First came the double-feature disc, beginning with the "Let's Go to the Drive-In" feature, continuing with complete extra feature films, and now still remaining jam-packed with supplements to fill the platter to the brim. Now Something Weird Video has introduced the Triple Feature Disc, a format that has been visited several times before (MARIHUANA/ASSASSIN OF YOUTH/REEFER MADNESS, the OLGA trilogy, the FLESH trilogy) but seems to be the company's favored presentation of their lesser-known oddball attractions. I can't say that all three flicks here are enjoyable trash, but at least they're being preserved by a company that cares!
Hailing from the Lone Star State of Texas, THE ATOMIC BRAIN is one of those films you honestly can't believe was conceived in the mind of a sane individual, let alone given a theatrical release. Meet Mrs. March (Marjorie Eaton, veteran of several 50s horror flicks), a crusty old hag who is tired of her withered carcass and has enlisted the help of her servant Victor (Frank Fowler) and disturbed scientist Dr. Otto Frank (Frank Gerstle) in retrieving the perfect female specimen to transplant her brain into. Three foreign domestics, British vixen Bea (Judy Bamber, the snotty art model in A BUCKET OF BLOOD), Austrian brainiac Nina (Erika Peters), and Mexican dumbbell Anita (Lisa Lang), come to the house to begin serving Mrs. March. They start putting two and two together when Mrs. March screams at them for getting their hands dirty and calls Anita "useless and disgusting" when she discovers a mole on her back (!). The pace of ATOMIC BRAIN can be tedious, but there are so many moments of sublime madness that the short (but long) runtime can be forgiven. Take, for instance, Anita: she's shacked up in the basement due to her less-than-perfect body and becomes one of Dr. Frank's bizarre experiments. The result? A snarling Anita with a cat's brain inside of her body! She drinks milk from a plate, hisses at Mrs. March, and climbs all over buildings on the March estate! Yowsa! Add to the mix a dog-faced monster man stalking the grounds, an inane musical score, some of the lousiest foreign accents you'll ever hear, a grisly pin-through-the-throat effect, a great surprise ending, and Bradford Dillman narrating (!!), and you've got one of the strangest low-budget horrors to erupt from the South, and one of the most entertaining.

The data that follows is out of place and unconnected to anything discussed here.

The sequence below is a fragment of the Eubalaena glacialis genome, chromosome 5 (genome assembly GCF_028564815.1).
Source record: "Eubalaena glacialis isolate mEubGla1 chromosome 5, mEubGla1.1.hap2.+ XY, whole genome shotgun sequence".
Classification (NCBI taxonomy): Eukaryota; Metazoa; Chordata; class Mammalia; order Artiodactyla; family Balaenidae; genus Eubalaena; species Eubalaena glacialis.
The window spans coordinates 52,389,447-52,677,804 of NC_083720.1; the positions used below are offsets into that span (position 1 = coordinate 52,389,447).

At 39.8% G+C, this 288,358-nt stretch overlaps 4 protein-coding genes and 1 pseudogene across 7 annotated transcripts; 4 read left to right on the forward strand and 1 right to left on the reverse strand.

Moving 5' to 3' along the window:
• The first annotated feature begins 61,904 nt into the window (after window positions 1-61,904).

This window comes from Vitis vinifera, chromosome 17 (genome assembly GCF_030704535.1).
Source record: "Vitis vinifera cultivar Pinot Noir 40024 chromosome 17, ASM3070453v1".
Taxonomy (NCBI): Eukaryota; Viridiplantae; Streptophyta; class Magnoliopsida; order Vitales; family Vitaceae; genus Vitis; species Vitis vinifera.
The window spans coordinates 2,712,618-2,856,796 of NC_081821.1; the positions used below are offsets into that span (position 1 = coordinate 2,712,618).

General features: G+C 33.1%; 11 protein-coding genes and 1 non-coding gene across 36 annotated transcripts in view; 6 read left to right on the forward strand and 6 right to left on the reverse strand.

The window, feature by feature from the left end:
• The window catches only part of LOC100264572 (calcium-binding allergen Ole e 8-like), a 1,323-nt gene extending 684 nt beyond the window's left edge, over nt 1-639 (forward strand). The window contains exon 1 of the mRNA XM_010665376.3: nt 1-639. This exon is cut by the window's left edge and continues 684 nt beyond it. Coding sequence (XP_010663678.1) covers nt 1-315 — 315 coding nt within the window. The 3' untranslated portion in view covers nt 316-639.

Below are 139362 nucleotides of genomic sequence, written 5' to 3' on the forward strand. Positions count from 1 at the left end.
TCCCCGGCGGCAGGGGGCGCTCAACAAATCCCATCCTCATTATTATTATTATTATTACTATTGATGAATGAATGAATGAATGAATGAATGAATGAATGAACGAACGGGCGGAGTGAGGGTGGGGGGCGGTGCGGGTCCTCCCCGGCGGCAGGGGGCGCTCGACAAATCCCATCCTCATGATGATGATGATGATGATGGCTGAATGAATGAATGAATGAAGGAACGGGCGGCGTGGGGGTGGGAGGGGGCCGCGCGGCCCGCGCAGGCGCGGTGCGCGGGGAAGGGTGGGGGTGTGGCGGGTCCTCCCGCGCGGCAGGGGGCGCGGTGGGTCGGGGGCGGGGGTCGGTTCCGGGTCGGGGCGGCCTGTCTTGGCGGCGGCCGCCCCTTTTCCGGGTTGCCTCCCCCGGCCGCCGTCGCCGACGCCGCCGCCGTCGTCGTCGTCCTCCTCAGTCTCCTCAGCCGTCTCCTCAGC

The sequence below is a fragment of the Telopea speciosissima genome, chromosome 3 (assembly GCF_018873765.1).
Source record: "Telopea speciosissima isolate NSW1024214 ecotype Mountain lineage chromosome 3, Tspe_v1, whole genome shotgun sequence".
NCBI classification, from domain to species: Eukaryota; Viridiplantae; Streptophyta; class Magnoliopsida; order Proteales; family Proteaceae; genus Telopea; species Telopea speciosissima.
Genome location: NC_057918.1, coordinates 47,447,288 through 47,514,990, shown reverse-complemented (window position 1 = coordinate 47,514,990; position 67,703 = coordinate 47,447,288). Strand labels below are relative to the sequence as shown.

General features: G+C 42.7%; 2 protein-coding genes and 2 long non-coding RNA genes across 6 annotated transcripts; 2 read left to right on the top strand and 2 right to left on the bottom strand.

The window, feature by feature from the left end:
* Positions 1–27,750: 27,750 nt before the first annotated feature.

THE ATOMIC BRAIN was a late-night TV staple for years and has seen a number of public-domain video releases, most recently on an Alpha disc and as part of an MST3K DVD set, but all have been fuzzy 16mm transfers. Now, Something Weird has unearthed what seems to be a negative or a mint 35mm print under the original title MONSTROSITY and has done a superb job remastering it! Blacks and whites are solid in contrast, with only a few scenes suffering from grain and white lines (usually dark outdoor scenes and stock footage) and two short instances of print jumping. You've never seen ATOMIC BRAIN look better, anywhere, so fans of this low-budget meowfest will be overjoyed to have the definitive presentation here. The mono sound mix is serviceable, given that the finished product was cheaply dubbed, and the musical score grates the nerves to no end.